It’s good that this technology is being deployed amidst a discussion of these issues, but the ethics board isn’t The Board, and Axon (let alone its subordinate ethics team) can’t dictate public policy.

This technology is coming, and if the communities most impacted by it and things like it want to protect themselves, or if others want to ensure they are protected, the issues in the report should be carefully considered and brought up as a matter of policy with local governments. That’s where the recommended changes can really start to take root.

Axon Ethics Report 2 v2 by TechCrunch on Scribd



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Google enables end-to-end encryption for Android’s default SMS/RCS app

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Enlarge / If you and your chatting partner are both on Google Messages and both have RCS enabled, you’ll see these lock icons to show that encryption is on.

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Google has announced that end-to-end encryption is rolling out to users of Google Messages, Android’s default SMS and RCS app. The feature has been in testing for months, and now it’s coming to everyone.

Encryption in Google Messages works only if both users are on the service. Both users must also be in a 1:1 chat (no group chats allowed), and they both must have RCS turned on. RCS was supposed to be a replacement for SMS—an on-by-default, carrier-driven text messaging standard. RCS was cooked up in 2008, and it adds 2008-level features to carrier messaging, like user presence, typing status, read receipts, and location sharing.

Text messaging used to be a cash cow for carriers, but with the advent of unlimited texting and the commoditization of carrier messaging, there’s no clear revenue motivation for carriers to release RCS. The result is that the RCS rollout has amounted to nothing but false promises and delays. The carriers nixed a joint venture called the “Cross-Carrier Messaging Initiative” in April, pretty much killing any hopes that RCS will ever hit SMS-like ubiquity. Apple executives have also indicated internally that they view easy messaging with Android as a threat to iOS ecosystem lock-in, so it would take a significant change of heart for Apple to support RCS.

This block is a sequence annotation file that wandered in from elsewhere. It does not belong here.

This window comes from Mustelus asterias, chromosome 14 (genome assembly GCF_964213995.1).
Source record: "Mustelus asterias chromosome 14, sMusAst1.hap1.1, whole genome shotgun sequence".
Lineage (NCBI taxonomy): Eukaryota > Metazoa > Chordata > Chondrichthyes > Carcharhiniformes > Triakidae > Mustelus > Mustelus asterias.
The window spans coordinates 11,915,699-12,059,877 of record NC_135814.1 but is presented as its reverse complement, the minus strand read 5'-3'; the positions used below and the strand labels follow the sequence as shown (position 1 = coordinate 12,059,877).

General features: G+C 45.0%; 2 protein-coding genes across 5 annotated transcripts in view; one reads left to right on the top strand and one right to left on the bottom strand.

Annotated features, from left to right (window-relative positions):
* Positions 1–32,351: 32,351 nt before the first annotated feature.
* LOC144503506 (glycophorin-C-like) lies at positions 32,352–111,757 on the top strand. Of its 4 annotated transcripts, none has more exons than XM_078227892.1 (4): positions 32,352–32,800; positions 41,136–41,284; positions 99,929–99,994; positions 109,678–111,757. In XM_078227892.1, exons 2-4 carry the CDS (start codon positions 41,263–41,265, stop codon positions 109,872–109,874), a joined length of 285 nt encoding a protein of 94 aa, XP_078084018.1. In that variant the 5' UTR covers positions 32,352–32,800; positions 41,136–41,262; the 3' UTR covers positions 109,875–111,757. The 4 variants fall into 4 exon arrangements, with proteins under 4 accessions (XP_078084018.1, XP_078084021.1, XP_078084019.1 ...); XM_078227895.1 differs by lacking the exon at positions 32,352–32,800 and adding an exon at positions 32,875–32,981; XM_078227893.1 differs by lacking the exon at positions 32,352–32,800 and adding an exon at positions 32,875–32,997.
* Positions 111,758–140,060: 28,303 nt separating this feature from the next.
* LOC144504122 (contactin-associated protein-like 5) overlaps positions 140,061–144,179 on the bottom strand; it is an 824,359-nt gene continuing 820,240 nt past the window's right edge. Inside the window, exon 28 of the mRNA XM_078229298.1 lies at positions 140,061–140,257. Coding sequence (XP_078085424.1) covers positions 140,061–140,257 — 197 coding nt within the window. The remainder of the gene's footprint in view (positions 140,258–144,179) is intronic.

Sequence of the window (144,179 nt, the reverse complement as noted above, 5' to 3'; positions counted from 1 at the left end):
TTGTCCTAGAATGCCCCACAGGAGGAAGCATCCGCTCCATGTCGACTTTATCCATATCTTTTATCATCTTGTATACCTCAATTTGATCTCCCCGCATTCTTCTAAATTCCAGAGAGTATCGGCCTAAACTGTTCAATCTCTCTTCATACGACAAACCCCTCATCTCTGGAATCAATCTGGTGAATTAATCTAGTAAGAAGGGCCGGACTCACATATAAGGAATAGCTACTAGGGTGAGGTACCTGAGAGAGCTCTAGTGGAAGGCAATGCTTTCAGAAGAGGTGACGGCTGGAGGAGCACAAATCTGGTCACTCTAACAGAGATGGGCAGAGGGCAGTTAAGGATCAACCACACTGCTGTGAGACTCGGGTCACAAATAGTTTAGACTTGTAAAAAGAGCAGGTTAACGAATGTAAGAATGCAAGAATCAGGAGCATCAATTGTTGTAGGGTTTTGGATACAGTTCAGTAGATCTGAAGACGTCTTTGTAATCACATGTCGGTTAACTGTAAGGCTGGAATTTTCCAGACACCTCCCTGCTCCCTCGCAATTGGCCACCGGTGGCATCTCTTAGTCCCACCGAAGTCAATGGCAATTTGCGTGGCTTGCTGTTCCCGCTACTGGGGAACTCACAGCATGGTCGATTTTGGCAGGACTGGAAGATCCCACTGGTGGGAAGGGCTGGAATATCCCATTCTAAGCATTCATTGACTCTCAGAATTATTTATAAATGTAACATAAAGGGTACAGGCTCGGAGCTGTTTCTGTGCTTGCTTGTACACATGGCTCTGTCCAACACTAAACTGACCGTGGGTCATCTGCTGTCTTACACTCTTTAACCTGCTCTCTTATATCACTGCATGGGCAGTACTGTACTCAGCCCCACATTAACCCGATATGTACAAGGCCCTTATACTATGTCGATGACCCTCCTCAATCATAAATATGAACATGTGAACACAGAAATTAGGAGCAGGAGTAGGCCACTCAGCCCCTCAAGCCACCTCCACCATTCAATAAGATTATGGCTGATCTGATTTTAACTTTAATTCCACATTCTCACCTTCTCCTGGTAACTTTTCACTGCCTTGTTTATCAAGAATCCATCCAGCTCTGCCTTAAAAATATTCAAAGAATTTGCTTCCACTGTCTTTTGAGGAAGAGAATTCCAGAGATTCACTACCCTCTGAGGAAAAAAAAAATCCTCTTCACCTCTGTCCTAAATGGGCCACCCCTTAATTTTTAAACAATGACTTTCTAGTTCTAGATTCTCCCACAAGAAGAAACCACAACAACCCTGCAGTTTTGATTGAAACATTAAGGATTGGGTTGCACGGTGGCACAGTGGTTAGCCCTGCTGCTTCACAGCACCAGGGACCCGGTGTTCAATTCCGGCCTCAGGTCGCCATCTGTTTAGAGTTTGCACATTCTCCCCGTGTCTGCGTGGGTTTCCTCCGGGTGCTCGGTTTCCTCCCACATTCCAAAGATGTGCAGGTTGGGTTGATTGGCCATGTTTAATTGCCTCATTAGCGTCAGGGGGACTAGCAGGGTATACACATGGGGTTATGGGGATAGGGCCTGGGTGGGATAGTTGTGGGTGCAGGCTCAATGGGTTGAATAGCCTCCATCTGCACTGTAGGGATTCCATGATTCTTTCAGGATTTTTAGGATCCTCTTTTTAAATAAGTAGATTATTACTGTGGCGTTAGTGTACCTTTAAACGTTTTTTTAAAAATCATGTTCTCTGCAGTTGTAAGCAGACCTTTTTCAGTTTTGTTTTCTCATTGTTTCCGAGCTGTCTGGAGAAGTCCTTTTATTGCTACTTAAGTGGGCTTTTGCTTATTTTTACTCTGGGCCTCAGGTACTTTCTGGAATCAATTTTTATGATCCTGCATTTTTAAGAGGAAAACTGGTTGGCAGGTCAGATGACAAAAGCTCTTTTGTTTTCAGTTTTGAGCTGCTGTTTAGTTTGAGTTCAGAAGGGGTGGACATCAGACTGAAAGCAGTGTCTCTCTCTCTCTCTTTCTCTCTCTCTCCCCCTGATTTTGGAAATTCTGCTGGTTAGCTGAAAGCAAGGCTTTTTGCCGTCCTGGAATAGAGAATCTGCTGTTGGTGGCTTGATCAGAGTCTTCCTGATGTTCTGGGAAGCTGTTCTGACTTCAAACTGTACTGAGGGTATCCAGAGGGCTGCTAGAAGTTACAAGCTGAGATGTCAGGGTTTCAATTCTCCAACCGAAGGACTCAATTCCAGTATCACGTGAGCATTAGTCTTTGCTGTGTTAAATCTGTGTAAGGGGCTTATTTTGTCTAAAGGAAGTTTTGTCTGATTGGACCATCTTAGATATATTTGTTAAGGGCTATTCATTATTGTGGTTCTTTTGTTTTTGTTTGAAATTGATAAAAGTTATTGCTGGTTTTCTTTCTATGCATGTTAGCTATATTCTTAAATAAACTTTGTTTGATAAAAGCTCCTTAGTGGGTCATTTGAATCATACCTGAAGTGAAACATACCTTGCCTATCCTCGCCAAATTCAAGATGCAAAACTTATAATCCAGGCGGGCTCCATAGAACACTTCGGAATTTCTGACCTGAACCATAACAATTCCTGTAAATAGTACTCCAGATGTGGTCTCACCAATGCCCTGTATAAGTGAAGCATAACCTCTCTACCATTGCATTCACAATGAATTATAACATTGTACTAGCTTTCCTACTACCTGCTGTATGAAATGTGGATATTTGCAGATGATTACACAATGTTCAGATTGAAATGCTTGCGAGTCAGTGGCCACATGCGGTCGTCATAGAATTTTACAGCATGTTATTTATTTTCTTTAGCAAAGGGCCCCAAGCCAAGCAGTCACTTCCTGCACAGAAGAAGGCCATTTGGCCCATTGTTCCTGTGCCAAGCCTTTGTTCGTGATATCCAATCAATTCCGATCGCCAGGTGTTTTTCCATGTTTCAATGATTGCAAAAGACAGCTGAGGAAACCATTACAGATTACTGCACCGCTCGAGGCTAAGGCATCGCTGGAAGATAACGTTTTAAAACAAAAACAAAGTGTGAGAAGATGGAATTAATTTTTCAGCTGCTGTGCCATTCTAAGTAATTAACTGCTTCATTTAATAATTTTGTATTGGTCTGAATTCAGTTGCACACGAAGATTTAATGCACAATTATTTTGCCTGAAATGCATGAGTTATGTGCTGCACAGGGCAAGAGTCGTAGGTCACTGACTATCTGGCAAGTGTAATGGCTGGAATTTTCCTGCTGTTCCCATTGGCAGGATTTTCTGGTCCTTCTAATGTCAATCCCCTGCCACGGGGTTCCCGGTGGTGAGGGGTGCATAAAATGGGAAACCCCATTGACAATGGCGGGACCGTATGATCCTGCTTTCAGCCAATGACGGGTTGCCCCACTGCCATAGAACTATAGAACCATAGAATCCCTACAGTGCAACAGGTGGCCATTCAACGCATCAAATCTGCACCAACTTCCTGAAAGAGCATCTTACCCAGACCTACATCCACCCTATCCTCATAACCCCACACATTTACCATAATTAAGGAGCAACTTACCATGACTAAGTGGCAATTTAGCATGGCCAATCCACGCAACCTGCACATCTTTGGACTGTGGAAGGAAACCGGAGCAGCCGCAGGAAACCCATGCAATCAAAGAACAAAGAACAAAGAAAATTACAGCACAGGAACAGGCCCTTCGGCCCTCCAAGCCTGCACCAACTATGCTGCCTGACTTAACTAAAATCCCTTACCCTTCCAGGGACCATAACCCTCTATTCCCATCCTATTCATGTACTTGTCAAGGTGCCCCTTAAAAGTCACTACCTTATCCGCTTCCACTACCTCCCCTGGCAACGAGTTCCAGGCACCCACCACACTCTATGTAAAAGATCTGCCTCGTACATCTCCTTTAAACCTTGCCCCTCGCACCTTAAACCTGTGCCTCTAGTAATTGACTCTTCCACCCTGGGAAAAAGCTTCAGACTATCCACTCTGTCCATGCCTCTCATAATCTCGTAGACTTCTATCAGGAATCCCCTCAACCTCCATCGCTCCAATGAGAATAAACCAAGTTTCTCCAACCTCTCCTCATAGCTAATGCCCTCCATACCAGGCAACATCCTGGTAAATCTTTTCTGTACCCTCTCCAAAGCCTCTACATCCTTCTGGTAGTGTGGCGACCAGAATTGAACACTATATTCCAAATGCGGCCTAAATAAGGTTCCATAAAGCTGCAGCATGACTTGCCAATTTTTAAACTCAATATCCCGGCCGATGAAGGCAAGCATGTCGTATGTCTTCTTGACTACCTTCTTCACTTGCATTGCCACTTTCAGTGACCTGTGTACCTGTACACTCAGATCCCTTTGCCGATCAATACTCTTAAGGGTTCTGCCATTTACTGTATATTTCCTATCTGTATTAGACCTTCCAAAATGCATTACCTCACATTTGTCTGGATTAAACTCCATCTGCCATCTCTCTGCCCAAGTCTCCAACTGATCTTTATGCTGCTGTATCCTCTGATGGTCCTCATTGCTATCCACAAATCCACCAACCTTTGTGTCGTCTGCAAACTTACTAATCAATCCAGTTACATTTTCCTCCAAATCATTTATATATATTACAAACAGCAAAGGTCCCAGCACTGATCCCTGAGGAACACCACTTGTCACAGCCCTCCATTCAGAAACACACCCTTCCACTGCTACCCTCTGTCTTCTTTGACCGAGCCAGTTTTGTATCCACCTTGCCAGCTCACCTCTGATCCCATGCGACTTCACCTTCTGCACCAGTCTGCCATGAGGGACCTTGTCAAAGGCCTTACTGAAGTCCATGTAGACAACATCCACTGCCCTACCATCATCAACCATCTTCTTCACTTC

The result is that Google is the biggest player that cares about RCS, and in 2019, the company started pushing its own carrier-independent RCS system. Users can dig into the Google Messages app settings and turn on “Chat features,” which refers to Google’s version of RCS. It works if both users have turned on the checkbox, but again, the original goal of a ubiquitous SMS replacement seems to have been lost. This makes Google RCS a bit like any other over-the-top messaging service—but tied to the slow and out-of-date RCS protocol. For instance, end-to-end encryption isn’t part of the RCS spec. Since it’s something Google is adding on top of RCS and it’s done in software, both users need to be on Google Messages. Other clients aren’t supported.

Google released a whitepaper detailing the feature’s implementation, and there aren’t too many surprises. The company uses the Signal protocol for encryption, just like Signal, Whatsapp, and Facebook Messenger. The Google Messages web app works fine since it still relies on an (encrypted) local connection to your phone to send messages. Encrypted messages on Wear OS are not supported yet but will be at some point (hopefully in time for that big revamp). Even though the message text is encrypted, third parties can still see metadata like sent and received phone numbers, timestamps, and approximate message sizes.

If you and your messaging partner have all the settings right, you’ll see lock icons next to the send button and the “message sent” status.

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Apple’s podcast subscriptions went live today—with a 30 percent cut

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As previously announced in April, Apple has today launched its new Podcasts Subscriptions feature on iOS, iPadOS, and macOS. The system allows users to subscribe to podcasts (or groups of podcasts called Channels) for extra perks.

Perks can include early access to episodes, as well as ad-free listening. Some shows may offer bonus content for subscribers as well. You can subscribe to a podcast with just one button using Apple’s payment system.

Podcast creators can charge whatever they please, with the minimum subscription fee being $0.49 per month. Apple takes 30 percent of that amount for the first year, but if a subscriber remains active beyond 12 months, Apple switches to taking just 15 percent of that subscription fee.

Fortunately, Apple doesn’t have any rules against additional ways to monetize podcasts that offer these subscriptions, such as asking listeners to also back a Patreon.

When you subscribe to a podcast, its show page will have a “Subscriber Edition” label on it. You can also trial subscriptions to participating podcasts to see if they’re worth actually paying for. The length of time these trial subscriptions last varies, but it seems to usually be a few days or as long as a week.

Channels are basically podcast bundles curated by someone. Channels aren’t limited to podcasts using Apple’s new subscriptions offerings, though. When you follow more than one channel, a new “My Channels” section will appear in the Listen Now tab of the Podcasts app. Initiating a paid subscription to a channel gives you subscriber status with all its member podcasts.